Stuart Vevers’ spring/summer 2018 collection for Coach 1941 is a love letter dedicated to New York and the spirit of her people. By Gerald Tan
Ifirst spoke to Stuart Vevers two summers ago in Coach’s old showroom located a few blocks away from NewYork’s HudsonYards, a gleaming cluster of skyscrapers rising from midtown Manhattan. Fresh from Coach 1941’s debut runway show, a beaming and visibly relaxed Vevers was busy fielding questions from fashion journalists about the momentous catwalk production, which was presented atop the High Line with the company’s yet-to-be completed headquarters towering in the background.“It’s a reality:A beautiful lea leather coat with a t-shirt; the high-and-low mix that somehow feels youthful and contemporary… Fa Fashion is more and more about the story each individual item tells,” Vevers explained back then o of the selection of patchwork leather jackets and floral tea dresses that spelt out his plans for the b brand.“I do what I can, what I believe in, and I’m staying true to that.”
Much has happened since then. For starters, the Coach 1941 show is now an important stop on the New York Fashion Week schedule.The company has also moved into its new premises, wh where a sprawling floor-to-ceiling glass display of archival bag designs at the lobby is the first dec declaration of how far Coach has come. In 2016, the brand marked its 75th anniversary in equally high high-profile ways:A book release, a fragrance launch and a string of collaborations (including one with Disney’s Mickey Mouse), culminating in a pre-fall runway show and a star-studded party. Ay A year later, its parent company acquired Kate Spade for US$2.4 billion and changed its name to Tap Tapestry, Inc. to better represent the weave of brands that now come under its umbrella.
Through it all,Vevers continues to drive Coach’s growth by remaining steadfast in his vision for the American leather goods brand.“When I started at Coach four years ago, I used its heritage and archives to give me a sense of what being at the brand meant and to give me a sense of direction so that I can look boldly forward,” the British-born designer said. And look forward he did.Vevers’ ongoing evolution of the brand is a reimagining of classic Americana— nostalgic, romantic but ultimately modern, playful and wearable.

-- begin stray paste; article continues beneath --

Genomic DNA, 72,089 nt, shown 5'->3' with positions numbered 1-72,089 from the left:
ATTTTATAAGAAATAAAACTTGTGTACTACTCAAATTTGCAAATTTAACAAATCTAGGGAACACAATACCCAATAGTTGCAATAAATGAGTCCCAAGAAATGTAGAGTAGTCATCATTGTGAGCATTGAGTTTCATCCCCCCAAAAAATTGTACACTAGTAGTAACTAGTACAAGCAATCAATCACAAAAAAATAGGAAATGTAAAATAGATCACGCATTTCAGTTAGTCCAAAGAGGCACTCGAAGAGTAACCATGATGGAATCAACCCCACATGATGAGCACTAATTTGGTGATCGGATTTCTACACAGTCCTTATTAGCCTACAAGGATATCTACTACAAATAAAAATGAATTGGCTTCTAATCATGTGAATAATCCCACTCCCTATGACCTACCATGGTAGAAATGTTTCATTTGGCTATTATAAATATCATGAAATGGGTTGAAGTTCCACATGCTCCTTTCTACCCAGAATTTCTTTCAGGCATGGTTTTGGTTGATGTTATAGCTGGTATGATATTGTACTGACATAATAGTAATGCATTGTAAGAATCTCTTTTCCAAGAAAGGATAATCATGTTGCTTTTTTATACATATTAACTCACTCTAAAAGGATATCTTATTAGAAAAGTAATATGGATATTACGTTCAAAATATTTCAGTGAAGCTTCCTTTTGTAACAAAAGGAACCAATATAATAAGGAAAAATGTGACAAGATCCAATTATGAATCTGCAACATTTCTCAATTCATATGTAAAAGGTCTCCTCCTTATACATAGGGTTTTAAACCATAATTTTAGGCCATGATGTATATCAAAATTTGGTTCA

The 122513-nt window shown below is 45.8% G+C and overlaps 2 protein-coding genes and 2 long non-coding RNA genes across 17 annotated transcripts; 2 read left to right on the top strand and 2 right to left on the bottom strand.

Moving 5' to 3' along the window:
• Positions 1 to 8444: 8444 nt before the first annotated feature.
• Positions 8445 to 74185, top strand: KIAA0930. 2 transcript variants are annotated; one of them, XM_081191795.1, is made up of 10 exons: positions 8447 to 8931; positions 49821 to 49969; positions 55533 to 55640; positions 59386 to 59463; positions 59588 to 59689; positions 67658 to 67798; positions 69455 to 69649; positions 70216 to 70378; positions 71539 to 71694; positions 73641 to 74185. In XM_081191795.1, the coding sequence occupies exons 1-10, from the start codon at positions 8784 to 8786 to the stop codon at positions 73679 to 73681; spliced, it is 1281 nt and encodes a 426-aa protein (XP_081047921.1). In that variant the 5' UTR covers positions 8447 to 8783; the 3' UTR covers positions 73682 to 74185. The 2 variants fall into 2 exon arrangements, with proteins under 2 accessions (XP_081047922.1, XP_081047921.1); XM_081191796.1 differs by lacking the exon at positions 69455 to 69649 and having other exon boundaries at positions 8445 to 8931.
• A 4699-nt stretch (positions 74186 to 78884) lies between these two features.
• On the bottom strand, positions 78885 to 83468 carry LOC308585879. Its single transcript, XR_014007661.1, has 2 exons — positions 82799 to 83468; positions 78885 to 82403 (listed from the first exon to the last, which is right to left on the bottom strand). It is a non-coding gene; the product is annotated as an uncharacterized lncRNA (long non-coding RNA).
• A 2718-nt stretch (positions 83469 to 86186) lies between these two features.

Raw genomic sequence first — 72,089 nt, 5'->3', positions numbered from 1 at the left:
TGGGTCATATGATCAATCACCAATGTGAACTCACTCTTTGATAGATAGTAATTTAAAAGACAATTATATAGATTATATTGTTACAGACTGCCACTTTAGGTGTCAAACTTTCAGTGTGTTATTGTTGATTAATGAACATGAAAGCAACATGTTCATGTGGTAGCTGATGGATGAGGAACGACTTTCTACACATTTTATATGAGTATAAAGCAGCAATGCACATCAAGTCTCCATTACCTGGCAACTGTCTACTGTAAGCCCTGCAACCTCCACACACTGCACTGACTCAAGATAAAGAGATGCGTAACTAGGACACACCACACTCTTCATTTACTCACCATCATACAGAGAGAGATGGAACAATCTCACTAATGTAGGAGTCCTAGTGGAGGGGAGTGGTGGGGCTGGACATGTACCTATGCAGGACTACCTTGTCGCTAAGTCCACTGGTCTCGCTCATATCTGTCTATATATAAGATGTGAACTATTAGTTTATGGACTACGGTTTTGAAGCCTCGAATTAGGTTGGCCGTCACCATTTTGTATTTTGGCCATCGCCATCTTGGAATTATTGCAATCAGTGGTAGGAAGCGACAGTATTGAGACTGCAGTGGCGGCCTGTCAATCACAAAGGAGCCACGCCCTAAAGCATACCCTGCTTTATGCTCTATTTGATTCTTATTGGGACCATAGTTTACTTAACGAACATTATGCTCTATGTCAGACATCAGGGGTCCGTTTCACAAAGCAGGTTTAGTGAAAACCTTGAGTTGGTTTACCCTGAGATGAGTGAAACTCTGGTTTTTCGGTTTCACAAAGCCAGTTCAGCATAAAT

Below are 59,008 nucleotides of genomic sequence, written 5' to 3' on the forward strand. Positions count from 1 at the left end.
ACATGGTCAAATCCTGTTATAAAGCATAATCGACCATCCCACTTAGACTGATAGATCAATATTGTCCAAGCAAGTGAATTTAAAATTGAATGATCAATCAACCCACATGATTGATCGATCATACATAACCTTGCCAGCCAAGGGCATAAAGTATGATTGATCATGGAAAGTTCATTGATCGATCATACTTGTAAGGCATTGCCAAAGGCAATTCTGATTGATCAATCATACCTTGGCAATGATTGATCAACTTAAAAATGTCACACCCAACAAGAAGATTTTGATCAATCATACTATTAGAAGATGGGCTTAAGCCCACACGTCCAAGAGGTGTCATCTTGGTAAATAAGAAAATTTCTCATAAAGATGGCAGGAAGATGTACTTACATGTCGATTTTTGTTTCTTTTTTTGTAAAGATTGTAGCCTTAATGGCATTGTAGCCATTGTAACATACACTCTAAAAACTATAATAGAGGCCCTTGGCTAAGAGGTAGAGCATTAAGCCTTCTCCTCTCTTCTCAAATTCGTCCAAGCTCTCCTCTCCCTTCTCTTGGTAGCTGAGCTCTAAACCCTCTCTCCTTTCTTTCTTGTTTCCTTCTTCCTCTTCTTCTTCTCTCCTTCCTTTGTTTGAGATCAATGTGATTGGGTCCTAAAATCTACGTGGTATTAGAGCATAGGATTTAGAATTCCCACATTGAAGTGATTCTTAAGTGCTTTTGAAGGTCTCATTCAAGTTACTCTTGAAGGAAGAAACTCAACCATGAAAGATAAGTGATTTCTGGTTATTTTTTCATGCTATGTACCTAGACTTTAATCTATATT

For spring/summer 2018,Vevers decided to honour NewYork, a city inexplicably linked to Coach’s history.“I wanted to celebrate NewYork’s York’s diversity and creativity,”Vevers explained post-show.“I think the city’s y’s the coolest in the world, and I really wanted to celebrate the people who have inspired me over the years and continue to do so today.”
Shrouded in near darkness, the set of the Coach 1941 show was constructed to mimic a typical NewYork street. Covered completely y in glitter, it glistened with the promise of a bustling metropolis whose grid-like streets pulsate with an irresistible magnetism.The effect extended ed to the clothes as well: Models circled the make-believe dwelling in sequinned nned slip dresses and shiny silk skirts, some peeking from under sheer gossamer mer layers or burnished leather jackets.“Evening wear is something new for us. s. I like the idea of the Coach girl dressing up this season,”Vevers said.“We’ve also started to explore what we can do with denim.” The latter came delicately embroidered or decorated with quilt-like patchwork accents.
The main highlight of the show, however, was the appearance of Keith Haring’s graphic illustrations as a leitmotif in the collection.The late artist is s one of Vevers’ heroes, and the designer found a strong connection between the “democratic” mocratic” nature of Haring’s graffiti art and Coach’s values of affordable luxury for all. “His art was about being inclusive. It had a warmth and playfulness to it, and I feel f l that th ti is very close l to t what h t Coach stands for,” Vevers elaborated. He then applied Haring’s signature squiggles liberally on snug sweaters, shearling jackets and t-shirts, plus a host of other accessories that will surely appeal to fashion and art aficionados alike.
In another move aligned with fashion’s growing appetite for logos, Vevers also resur rected Coach’s monogram and introduced it on a series of embellished bags.“I’ve always liked it, but I was waiting for the right time to bring it back,” he recalled.“In fact, I didn’t really know it was going to work until I star ted dressing everything and putting it all together.” Besides demonstrating Vevers’ ability to instill his works at Coach with relevancy and elements of excitement and sur pr ise, it made for a cool statement against the jagged skyline of NewYork, a bustling paradox of a city that wakes up to something new on every corner of the street each day. ■
From top: The glittery set multiplied the dynamism of the collection. Coach’s monogram is given a new lease of life with all sorts of heavy-duty decoration and embellishments. The slip dresses exuded sensuality and girlishness at the same time
Clockwise from top left: Pastel colours flooded the catwalk. Vevers brought back the Mailbox bag, first designed by Bonnie Cashin. Denim was contrasted with leopard. Backstage at the show. Coach’s expertise in leather turned up on a tough-looking jacket